A well-designed Automated warehouse or non-automated installation must be capable of performing the warehouse tasks and functions summarised below:
- Reception of all products involved in the industrial activity of the company that owns the warehouse
- Carry out immediate quality controls
- Control and inventory of the stored products
- Correct storage of the goods
- Preparation of orders to be sent to regional warehouses, customers, or both
- Rapid dispatch of orders
Reception of all products
To correctly receive all the products that comprise the industrial activity of the company that has built the central warehouse, a series of initial tasks must be carried out to determine the mechanical, personnel, and computing resources required.
The first step is an exhaustive analysis of the products to be received at the centre. This analysis must take into account the size and weight of the unit loads, the consistency of any packaging used, the arrival frequency of each material, and the quantity of goods received in each delivery.
Weight and size of products to be received
The analysis of these two factors determines the requirements to be fulfilled in terms of the goods received, the type of machines used, and their load capacities, which will not necessarily be the same as those used later in storage racks. It must be ensured that the machines used in the storage area are suitable to receive the goods in question and, if possible, for their dispatch as well.
Measurements to keep in mind for palletized goods
The goods received can be of different shapes, sizes, and weights. Indeed, this is almost always the case: the more varied the supply sources, the more commonly this occurs.
One of two situations normally arise: either all of the units are of the right size and shape to be stored directly, or many do not and need to be modified prior to being stored.
In both cases, the central warehouse must be ready to receive, prepare and store any type of goods. Therefore, it must have one or more docks, handling devices for unloading trucks, a reception area and, when necessary, a preparation area.
Mechanical means used for loading and unloading
A food business that focuses on pastries, breads and baked goods
Instant quality control
Quality control in a central warehouse must be limited to checking that the contents of a container in which the product is received match the actual container.
To facilitate this operation, unit loads must be accompanied by a delivery note that sets out the characteristics of the product received, its trade name (where applicable), and the number of units contained in each container or package (for example, in each pallet, container or box).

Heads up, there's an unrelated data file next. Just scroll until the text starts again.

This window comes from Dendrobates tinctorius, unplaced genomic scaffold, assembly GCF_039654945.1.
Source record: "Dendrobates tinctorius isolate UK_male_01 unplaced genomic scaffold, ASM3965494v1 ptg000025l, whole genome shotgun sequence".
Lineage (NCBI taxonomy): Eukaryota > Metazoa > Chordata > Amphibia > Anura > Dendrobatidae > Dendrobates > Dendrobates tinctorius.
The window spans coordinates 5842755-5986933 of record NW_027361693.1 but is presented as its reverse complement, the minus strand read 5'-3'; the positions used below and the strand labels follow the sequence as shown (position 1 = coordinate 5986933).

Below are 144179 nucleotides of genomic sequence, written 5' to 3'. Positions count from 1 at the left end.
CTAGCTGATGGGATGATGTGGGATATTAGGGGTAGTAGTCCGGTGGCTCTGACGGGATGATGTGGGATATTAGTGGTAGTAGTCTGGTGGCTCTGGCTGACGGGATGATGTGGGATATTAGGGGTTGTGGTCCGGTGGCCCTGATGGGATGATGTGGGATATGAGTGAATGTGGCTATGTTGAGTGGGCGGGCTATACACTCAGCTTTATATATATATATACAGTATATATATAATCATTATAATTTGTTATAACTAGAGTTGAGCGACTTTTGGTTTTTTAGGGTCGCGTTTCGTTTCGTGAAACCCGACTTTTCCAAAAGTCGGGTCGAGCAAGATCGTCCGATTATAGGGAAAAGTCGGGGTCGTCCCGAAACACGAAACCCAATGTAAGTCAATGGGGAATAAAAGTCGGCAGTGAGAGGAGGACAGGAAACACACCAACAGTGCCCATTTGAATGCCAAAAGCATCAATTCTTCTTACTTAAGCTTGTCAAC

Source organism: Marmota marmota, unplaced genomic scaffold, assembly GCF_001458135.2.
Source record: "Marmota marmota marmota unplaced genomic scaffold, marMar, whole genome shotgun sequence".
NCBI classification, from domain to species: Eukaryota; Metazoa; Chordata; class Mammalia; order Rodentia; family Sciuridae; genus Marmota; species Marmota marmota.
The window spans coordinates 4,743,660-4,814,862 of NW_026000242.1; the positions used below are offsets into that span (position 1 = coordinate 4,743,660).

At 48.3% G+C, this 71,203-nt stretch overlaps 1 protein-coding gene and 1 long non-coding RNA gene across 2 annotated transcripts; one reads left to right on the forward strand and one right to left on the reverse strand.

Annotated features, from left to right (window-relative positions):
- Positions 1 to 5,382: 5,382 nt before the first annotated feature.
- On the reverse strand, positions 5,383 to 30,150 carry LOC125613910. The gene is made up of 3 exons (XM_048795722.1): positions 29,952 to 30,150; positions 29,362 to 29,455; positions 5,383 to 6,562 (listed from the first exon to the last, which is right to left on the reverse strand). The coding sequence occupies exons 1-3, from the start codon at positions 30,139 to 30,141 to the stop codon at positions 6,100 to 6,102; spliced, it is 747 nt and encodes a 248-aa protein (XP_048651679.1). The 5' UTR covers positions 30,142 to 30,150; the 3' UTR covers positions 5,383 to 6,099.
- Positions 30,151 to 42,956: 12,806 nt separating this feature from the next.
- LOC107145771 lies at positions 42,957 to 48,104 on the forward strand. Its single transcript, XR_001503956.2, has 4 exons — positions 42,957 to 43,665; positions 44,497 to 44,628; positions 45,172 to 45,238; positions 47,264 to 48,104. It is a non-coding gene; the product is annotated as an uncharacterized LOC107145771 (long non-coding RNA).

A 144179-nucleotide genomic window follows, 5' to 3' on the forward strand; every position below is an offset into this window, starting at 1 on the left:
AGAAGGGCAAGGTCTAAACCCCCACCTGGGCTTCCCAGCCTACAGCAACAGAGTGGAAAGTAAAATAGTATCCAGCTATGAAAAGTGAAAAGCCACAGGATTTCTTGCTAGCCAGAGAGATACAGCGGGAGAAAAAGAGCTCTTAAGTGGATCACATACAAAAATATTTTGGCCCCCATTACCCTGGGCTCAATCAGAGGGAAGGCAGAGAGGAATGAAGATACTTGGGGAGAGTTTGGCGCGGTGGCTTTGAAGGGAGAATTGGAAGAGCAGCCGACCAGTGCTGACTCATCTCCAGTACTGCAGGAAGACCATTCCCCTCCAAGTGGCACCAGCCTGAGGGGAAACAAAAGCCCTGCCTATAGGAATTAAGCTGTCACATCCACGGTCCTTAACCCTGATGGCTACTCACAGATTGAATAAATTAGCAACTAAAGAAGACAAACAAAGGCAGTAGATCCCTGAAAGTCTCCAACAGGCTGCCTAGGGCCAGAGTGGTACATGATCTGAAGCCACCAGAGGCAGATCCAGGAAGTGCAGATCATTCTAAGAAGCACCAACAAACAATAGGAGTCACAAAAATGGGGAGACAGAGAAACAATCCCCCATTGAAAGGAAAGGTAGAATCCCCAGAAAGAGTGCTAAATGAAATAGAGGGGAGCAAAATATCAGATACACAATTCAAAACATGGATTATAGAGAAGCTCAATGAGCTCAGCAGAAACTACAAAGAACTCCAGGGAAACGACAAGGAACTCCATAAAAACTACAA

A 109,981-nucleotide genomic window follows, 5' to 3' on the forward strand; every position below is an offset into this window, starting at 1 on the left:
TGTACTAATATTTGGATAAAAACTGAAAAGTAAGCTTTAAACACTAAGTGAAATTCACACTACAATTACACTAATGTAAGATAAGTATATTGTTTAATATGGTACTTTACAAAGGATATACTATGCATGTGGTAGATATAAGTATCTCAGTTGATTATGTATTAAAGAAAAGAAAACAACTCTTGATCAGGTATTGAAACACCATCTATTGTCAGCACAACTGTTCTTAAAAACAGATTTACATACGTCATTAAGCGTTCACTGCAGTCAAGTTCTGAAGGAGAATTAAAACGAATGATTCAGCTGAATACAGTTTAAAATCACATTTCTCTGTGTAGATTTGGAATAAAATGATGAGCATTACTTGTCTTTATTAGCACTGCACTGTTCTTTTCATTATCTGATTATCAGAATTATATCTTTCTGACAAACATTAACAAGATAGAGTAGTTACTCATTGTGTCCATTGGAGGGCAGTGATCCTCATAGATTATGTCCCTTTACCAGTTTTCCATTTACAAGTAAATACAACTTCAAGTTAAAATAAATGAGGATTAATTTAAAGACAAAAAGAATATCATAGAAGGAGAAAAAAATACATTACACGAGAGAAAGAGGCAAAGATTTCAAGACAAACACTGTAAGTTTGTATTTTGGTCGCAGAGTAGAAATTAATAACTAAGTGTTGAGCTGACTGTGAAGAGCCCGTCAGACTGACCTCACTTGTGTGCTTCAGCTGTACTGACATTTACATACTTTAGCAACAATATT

With this delivery note, the personnel who receive the goods must carry out selective sampling, opening a random package—if necessary—and checking its contents. This is done to check both the quantity and quality of the delivery.
A second aspect of quality control is checking that the container is strong enough to withstand the anticipated storage time and conditions. This is the point when the packaging is modified to adapt it to the characteristics of the warehouse, where required. This is required, above all, when a warehouse receives goods from various sources or suppliers.
Control and inventory of the products stored
As soon as quality control has been completed, the products are recounted. Once this has been done (and never before), the data are entered into the central computer. The reception department must have one or more terminals, so that if any discrepancy is detected between the goods delivered and the accompanying delivery note, immediate notification can be sent to the manufacturing center or the corresponding supplier.
Once receipt of the load has been recorded in the computer, the computer must provide the precise slot assigned to each unit, in accordance with the pre-established warehouse program.
When dispatching the goods this operation is carried out in reverse, with the central computer providing notification of the removal or exit of the corresponding units. The management system can then record the slot as empty and assign it to a new load.
This departure of goods must be recorded once the operation to remove the goods has actually taken place. Although the computer generates a delivery note, the position is still occupied from the time this document is issued until the load is actually moved from its position.